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An American MYSTERY! Special
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The Navajo: Yesterday and TodayHillerman on the SouthwestAbout HillermanResources
Traditional Healing

  Navajo cures are targeted at body, mind and spirit, calling on the patient, his kin, singer, and Holy People to restore his harmony with the world.

See also: Hillerman on Skinwalkers
photograph of sand painting in progress
The singer trickles colored sand through his fingers on the hogan floor.
by Caitlin O'Neil

In Navajo thinking, all good things in life result from respect for the harmony of the universe, known as hozho. An orderly balance governs the actions and thoughts of all living things. Like any other ideal state, this can be difficult to maintain. Whether conscious, unconscious, or the result of a skinwalker (see sidebar), a transgression can result in illness, misfortune, or even disaster and can be remedied only with a prescribed ceremony to the offended deity. Unlike Western medicine, Navajo cures are targeted at body, mind, and spirit, calling on the patient, his kin, singer, and divine people to restore his harmony with the world.


Before a singer, or medicine man (they are seldom women), is called, a hand trembler, or ndilniihii (often a woman), will diagnose the source of illness. Through prayer, concentration, and sprinkling of sacred pollen, her hand will tremble and pinpoint the cause, which then determines the proper ceremonial cure. Then a medicine man, or haatali, meaning "singer," who knows the proper ceremony is called and preparations are set in motion.

There are nearly 100 Navajo chants of varying range and intricacy. Originating from the Creation Story, they are so nuanced and complex that a medicine man learns only one or two sings over many years of apprenticeship. Ceremonies last anywhere from one to nine days and include chants, songs, prayers, lectures, dances, sweat baths, prayer sticks, and sand paintings. In order for a ceremony to be effective, everything must be done as prescribed in the legends.

Ceremonies demand not only time, but money. The medicine man and his assistants are paid for their services with food, jewelry, rugs, blankets, baskets, livestock, or cash. The fee varies with the reputation of the singer, the length of the ceremony, the number of assistants, and the ability of the patient and his family to pay. In addition, food and accommodation are provided for attending friends and family, who assist in the chant and share in the blessing.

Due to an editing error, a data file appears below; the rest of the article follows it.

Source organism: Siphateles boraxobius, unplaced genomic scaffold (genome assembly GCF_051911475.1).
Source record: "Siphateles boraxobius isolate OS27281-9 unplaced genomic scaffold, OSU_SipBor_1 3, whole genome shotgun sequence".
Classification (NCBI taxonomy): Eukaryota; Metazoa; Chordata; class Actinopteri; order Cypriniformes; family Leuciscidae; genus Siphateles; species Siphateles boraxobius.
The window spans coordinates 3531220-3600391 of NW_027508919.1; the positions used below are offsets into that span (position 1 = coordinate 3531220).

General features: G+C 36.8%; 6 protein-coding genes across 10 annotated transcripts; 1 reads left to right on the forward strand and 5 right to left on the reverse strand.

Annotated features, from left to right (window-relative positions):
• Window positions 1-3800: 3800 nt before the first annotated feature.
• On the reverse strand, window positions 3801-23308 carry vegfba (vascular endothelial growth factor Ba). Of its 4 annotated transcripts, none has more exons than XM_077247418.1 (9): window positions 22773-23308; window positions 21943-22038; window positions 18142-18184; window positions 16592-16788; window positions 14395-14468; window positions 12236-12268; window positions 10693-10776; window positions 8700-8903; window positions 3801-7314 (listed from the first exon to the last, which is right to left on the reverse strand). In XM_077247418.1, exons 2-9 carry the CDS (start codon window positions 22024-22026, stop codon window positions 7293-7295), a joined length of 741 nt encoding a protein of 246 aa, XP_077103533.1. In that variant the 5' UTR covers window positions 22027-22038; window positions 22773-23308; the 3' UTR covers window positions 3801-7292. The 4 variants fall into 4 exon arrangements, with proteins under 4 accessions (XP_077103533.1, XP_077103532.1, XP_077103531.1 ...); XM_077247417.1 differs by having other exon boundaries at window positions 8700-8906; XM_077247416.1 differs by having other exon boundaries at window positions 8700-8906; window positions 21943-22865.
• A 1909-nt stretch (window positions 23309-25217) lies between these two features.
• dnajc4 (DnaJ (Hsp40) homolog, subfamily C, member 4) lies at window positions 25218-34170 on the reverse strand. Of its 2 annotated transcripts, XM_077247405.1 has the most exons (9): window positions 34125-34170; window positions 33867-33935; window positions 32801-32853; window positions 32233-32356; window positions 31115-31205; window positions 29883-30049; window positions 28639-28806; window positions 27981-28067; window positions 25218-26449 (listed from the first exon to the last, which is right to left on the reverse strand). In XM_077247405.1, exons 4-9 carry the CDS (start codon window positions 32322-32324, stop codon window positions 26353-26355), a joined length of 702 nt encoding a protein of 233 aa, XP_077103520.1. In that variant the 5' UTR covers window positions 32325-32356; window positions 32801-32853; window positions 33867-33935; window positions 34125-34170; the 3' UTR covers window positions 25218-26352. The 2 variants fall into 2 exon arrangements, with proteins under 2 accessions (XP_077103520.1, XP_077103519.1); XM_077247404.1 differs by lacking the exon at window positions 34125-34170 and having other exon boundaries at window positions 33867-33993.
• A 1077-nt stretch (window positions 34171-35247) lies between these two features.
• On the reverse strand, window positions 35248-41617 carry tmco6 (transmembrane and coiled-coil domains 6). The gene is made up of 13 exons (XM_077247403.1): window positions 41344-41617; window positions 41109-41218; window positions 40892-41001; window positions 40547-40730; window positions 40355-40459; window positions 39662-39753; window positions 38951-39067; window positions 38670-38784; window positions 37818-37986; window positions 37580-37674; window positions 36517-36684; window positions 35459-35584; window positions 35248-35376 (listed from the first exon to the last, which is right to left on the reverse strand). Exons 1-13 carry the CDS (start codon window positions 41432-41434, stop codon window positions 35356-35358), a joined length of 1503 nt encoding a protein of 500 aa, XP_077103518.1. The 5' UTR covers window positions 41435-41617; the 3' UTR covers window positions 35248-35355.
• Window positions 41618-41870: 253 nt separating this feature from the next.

photograph of sand painting symbols
The Navajo name for sand painting translates as "place where gods come and go."
Sand paintings

Navajo religious beliefs provide for approximately 500 different sand paintings, which are not only used only for curing the ill but for conferring blessings. In fact, at the heart of the Navajo religion is the Blessing Way ceremony, a kind of wish for good luck that gives hozho to newborns, new homes, new jobs, or marriages. In contrast, the Enemy Way chant exorcises the ghosts of aliens, violence, and ugliness and was once used to protect warriors from the ghosts of slain enemies.

Conducted in either the family hogan or a special ceremonial hogan, sand paintings begin in the morning. Personal belongings are cleared out, and the floor is swept. Directed by the singer, assistants create the proper design by trickling sand of different colors through their fingers onto a base of sand spread over the hogan floor. Sand paintings vary in size, from around two feet to as much as 20 feet square. The size and complexity of the design determine the number of assistants and amount of time needed to complete it. Work begins in the center and moves outward in a "sunwise" pattern (east to south to west to north and back to east). Most sand paintings have a protective border around three sides, often a rainbow, to prevent evil from infusing the work. The top, or east, is left open to permit entry of those deities called upon to participate in the ceremony. In order to prevent evil from entering before the work is complete, ritual bundles may be positioned to the east as well.

Sand paintings are more accurately called dry paintings, as ocher, charcoal, gypsum, cornmeal, powdered flower petals, and corn and other plant pollens are used. The principal colors -- white, blue, yellow, and black -- are linked to the four sacred mountains (Arizona's San Francisco Peaks -- west; Navajo Mountain in Utah -- north; Mt. Blanco in Colorado -- east; and Mt. Taylor in New Mexico -- south) as well as the directions. Red is often considered a sacred color and represents sunlight.